In this brief book, part of the “MIT Press Essential Knowledge Series,” Kreuz (psychology, Univ. of Memphis) teases apart the meanings and uses of irony and sarcasm, along with related concepts such as satire, parody, and pretense. The book opens with a rundown of various types of irony, from Socratic to postmodern. Kreuz quickly introduces the sometimes-fuzzy distinction between verbal irony and sarcasm (the latter often requiring a target). As their etymologies suggest, both concepts go back to the Greeks, and as he brings them forward in history Kreuz incorporates voices as diverse as Sophocles, Cicero, O. Henry, Henry Watson Fowler, David Foster Wallace, George Carlin, and Alanis Morissette. Kreuz builds out the basics of metaphor and speech act theory with current research on the identification of sarcasm, the sarcastic tone of voice, sentiment analysis, and memes. Kreuz’s engaging style makes the exposition easy to follow despite the slipperiness of the titular concepts, and in the endmatter he includes a useful glossary and suggestions for further reading. View on Amazon.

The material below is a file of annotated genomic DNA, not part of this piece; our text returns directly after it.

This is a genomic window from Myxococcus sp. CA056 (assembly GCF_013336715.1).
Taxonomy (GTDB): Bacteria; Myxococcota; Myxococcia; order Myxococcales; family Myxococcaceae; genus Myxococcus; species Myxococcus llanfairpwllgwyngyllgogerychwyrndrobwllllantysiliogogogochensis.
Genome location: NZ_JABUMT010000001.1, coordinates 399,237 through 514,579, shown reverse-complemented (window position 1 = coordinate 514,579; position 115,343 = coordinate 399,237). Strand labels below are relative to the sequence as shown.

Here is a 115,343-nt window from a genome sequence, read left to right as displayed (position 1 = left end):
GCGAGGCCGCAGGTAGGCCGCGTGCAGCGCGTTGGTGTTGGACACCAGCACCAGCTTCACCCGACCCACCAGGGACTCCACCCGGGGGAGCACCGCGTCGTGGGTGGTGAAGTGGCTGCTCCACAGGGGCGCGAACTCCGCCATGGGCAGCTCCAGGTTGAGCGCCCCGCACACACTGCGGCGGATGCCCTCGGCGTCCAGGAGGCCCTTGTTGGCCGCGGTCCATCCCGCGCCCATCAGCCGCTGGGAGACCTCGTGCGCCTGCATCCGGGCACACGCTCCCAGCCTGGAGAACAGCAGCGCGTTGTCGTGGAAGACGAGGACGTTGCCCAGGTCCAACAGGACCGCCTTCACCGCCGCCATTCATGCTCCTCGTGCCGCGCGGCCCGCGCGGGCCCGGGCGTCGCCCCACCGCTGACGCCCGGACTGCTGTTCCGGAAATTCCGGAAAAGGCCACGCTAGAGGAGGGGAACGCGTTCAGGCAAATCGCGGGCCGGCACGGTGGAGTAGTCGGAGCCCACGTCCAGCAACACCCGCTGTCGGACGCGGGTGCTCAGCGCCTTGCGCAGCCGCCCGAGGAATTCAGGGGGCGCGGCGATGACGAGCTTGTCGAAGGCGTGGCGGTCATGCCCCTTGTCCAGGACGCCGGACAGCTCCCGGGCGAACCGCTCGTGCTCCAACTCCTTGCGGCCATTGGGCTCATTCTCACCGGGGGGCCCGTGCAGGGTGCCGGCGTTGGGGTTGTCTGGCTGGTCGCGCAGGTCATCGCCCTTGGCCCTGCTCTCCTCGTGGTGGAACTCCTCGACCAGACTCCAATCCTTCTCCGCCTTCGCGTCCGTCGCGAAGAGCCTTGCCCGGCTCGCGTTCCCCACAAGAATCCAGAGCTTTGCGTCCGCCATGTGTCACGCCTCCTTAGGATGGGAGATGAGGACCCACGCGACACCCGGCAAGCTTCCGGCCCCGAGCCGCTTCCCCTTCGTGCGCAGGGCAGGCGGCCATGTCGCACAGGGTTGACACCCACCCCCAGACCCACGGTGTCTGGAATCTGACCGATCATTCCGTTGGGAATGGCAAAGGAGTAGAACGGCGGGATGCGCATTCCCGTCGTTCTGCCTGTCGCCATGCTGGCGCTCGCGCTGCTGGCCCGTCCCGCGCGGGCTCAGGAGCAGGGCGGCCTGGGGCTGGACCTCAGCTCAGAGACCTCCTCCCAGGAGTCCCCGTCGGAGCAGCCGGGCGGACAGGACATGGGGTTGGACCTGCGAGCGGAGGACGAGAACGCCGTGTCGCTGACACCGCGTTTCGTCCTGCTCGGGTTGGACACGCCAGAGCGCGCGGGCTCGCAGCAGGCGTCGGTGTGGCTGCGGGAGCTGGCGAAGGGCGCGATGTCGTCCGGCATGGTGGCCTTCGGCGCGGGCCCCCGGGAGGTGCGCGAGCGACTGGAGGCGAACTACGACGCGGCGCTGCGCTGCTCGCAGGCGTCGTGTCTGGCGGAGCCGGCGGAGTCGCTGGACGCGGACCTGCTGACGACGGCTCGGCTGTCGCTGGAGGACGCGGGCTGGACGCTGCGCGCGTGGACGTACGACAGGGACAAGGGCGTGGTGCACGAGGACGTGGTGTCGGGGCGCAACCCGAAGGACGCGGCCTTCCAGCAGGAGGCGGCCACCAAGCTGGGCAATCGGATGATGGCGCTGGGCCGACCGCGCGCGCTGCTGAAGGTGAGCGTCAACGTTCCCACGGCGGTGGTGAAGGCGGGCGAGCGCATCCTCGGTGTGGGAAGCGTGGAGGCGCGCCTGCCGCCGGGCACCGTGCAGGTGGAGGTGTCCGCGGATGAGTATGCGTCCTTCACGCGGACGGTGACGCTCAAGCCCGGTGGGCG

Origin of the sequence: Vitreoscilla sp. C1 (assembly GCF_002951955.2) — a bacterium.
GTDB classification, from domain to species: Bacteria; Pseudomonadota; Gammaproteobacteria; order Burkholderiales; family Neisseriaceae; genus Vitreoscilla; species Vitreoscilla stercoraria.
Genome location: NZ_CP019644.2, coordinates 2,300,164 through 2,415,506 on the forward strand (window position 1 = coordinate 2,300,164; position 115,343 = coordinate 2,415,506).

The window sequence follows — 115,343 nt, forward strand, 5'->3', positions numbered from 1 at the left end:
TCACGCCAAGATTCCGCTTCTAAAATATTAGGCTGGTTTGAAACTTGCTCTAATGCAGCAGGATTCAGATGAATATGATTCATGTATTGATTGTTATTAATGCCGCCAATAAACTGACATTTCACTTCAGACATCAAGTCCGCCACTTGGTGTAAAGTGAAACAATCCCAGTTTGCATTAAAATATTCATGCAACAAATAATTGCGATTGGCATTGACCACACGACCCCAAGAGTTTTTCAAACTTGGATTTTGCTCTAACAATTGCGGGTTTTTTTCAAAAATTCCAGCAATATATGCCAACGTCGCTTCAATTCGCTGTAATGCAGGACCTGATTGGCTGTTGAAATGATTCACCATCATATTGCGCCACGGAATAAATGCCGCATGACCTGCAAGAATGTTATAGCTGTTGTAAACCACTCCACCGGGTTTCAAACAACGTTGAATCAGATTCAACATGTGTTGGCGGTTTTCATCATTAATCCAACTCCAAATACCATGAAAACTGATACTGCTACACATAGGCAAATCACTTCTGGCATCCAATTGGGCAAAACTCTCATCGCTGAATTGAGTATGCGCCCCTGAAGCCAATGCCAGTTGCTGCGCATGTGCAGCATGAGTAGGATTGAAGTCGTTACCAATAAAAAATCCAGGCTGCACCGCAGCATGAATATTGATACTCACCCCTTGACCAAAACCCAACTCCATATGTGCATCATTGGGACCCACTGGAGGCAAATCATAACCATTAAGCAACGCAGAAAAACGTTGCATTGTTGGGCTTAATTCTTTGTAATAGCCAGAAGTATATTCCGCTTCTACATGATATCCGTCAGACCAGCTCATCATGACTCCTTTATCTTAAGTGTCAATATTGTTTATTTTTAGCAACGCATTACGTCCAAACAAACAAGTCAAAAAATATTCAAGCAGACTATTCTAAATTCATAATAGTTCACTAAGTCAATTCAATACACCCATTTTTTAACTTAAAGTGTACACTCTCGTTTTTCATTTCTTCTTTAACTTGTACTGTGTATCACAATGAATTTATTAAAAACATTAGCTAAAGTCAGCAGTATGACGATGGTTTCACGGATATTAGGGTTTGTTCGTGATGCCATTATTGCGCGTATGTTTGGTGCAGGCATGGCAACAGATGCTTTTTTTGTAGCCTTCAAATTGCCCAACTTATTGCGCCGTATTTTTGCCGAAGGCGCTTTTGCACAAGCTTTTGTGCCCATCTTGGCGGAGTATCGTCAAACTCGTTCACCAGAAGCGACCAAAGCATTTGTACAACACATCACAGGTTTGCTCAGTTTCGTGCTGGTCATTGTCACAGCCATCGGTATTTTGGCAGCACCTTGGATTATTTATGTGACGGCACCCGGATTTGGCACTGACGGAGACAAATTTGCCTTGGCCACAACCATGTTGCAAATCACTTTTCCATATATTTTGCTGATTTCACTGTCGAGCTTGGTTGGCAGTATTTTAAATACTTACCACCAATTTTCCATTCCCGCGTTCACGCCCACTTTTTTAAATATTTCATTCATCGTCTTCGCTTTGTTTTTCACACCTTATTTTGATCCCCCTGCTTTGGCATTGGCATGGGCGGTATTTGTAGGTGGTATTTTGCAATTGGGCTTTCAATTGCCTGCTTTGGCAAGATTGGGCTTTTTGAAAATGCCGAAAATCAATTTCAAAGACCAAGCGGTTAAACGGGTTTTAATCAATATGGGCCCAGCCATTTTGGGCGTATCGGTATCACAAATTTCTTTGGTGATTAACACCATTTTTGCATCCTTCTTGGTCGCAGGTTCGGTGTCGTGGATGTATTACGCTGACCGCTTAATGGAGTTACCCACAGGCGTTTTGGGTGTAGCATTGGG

Migration is the central fact for all life forms on this planet, and this is especially true of poetry. This is what Ramazani (English, Univ. of Virginia) articulates in his amazing study, which is an extension of his A Transnational Poetics (CH, Sep’09, 47-0111) and traverses a range of the critical theories that bring poetry into focus. More important, for this study, the concepts through which poetics are addressed shift and migrate as well. Ramazani deploys concepts such as “cultural geography,” “tourism,” “postcolonial and modernist studies,” “world literature,” “orientalist critique,” “ecocriticism,” “cultural anthropology,” “linguistics,” “translation studies,” and “lyric studies,” and finds them as both limits and opportunities to further the discussion of poetry and poetics. The author looks mainly at 20th-century poetry, but his focus is conceptual rather than chronological and historical, or national and regional. He includes a vast array of poets, such as Yeats, Stevens, and Eliot but also Agha Shahid, Lorna Goodison, and Dalji Nagra. His scope is planetary, migrating through localities, nationalities, and regions, as well as their implicit temporalities. On Amazon.